Mr. Saeed is widely recognized as an expert in public-sector accounting standards (PSAS) as well as International Public Sector Accounting Standards (IPSAS). In this regard, he speaks regularly at conferences and lectures on related topics.
Prior to joining Welch LLP, Mr. Saeed worked for the Public Sector Accounting Board developing standards such as public private partnerships, improving standards on financial instruments and foreign currency, and understanding stakeholder concerns on a variety of complex accounting matters related to PSAS. Before working for the Board, Mr. Saeed worked in a wide range of projects for the Ontario government, from advising on infrastructure development deals to implementing Liabilities for Contaminated Sites (a PSAS standard) across the Ontario government.
Before entering the public sector, Mr. Saeed worked for almost a decade in the hedge fund industry. As a Vice President of Operations at Citco Fund Services, Mr. Saeed provided leading accounting policy advice to some of the world’s largest hedge funds. He holds a Masters of Accounting degree from the University of Waterloo, articled with Ernst & Young (Toronto and Bermuda), and is a published author.
Industry Expertise (2)
Areas of Expertise (7)
Public sector audits
Financial management and control
Accounting policy development
International Public Sector Accounting Standards
Public Sector Accounting Standards
Accounting standards implementation
Legislative budget process
University of Waterloo: MAcc, Accounting 2003
Media Appearances (1)
I’m Just the Accountant Podcast: The Only Finance
Welch LLP online
Recorded in late March and early April of 2020, in this episode Chris Meyers, CPA, CA and Umar Saeed CPA, CA discuss the impacts of the COVID-19 pandemic, and the reactions of the Government of Canada to date. Featured guest, Dave Moylan, owner of the Waterloo Kung Fu Academy, discusses how he’s digesting various aid packages available to him as a small business owner. Finally, we talk a little bit about quantitative easing and positioning Government of Canada actions in credit markets.
What if accountants are no longer reliable?Financial Post
A subtle word change in the IFRS accounting handbook could undermine the traditional role of accountants The moral hazard is alive and well. Companies constantly look to paint a rosy picture of performance by using whatever discretion is available in the accounting handbook. Often, management benefits personally from good company results. We rely on accountants and auditors to provide a check on management. Empowered by accounting rules written with the moral hazard in mind, auditors are armed to push their clients’ optimism back into line. Society expects accountants to produce reliable information because lenders, investors and other stakeholders depend on the final numbers to make decisions. Debt covenants, regulatory requirements, management bonuses – are all separate contracts that depend on accounting numbers. So why then is the international accounting handbook being re-written to eliminate this decades-old check on the moral hazard?...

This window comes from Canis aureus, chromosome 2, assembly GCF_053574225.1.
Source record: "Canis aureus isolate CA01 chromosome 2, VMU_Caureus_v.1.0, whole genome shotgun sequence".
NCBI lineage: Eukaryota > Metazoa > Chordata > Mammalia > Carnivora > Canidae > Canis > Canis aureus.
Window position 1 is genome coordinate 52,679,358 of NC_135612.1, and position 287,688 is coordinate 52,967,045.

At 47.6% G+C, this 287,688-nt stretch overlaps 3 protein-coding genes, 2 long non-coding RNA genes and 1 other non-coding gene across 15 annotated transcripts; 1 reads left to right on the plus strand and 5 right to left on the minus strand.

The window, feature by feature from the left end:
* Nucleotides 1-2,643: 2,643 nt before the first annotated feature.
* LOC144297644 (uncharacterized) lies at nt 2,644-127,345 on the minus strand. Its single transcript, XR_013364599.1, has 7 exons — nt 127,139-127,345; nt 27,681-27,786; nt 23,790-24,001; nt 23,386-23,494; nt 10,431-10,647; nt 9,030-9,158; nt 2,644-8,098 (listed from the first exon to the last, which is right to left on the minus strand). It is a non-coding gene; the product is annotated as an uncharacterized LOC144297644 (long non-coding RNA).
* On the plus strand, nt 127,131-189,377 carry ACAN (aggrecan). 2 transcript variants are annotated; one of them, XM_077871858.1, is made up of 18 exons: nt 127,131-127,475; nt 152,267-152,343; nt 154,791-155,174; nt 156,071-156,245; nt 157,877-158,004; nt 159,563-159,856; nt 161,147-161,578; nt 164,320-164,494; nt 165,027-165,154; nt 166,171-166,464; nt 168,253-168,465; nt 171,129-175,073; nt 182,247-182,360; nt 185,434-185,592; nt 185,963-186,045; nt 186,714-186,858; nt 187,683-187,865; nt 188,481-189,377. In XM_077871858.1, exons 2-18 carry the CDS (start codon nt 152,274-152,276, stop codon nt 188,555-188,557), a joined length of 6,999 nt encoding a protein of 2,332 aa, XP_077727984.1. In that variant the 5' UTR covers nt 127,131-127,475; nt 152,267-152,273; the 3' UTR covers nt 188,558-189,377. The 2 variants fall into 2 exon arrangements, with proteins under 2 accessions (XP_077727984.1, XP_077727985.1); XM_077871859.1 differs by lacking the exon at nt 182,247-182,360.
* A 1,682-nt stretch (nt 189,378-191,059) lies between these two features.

Survival of the fittestCA Magazine
Among the pierogies, kielbasa and polka music at North America’s largest Polish festival held In Toronto each fall, you might be surprised to find a booth marketing group scholarship trust registered education savings plans, by far one of the most complex retail investment products in Canada. Years ago, my friend Jane was wandering the street celebration, pushing her one-year-old son in a stroller, when a saleswoman started pitching group RESPs to her. Days later, she paid a visit to Jane’s house to go over the details of the group RESP, focusing on the government grant Jane would receive as a reward for investing in her son’s education. Not long after, Jane was enrolled in the federally sanctioned group RESP. Years later, we checked up on how her son’s money was doing and discovered that it hadn’t grown. It turned out the saleswoman was still collecting a healthy slice from the monthly contributions. All investment products have fees, but there is a startling difference between group plans and individual or family self-directed RESPs offered by your local financial institution. While group plans come with extra fees and restrictions, they also offer a risk and reward relationship that is uncorrelated with the market. The success of Jane’s group RESP is tied to the attrition of others participating in the plan. The plan doesn’t work like Wall Street; it works like Survivor...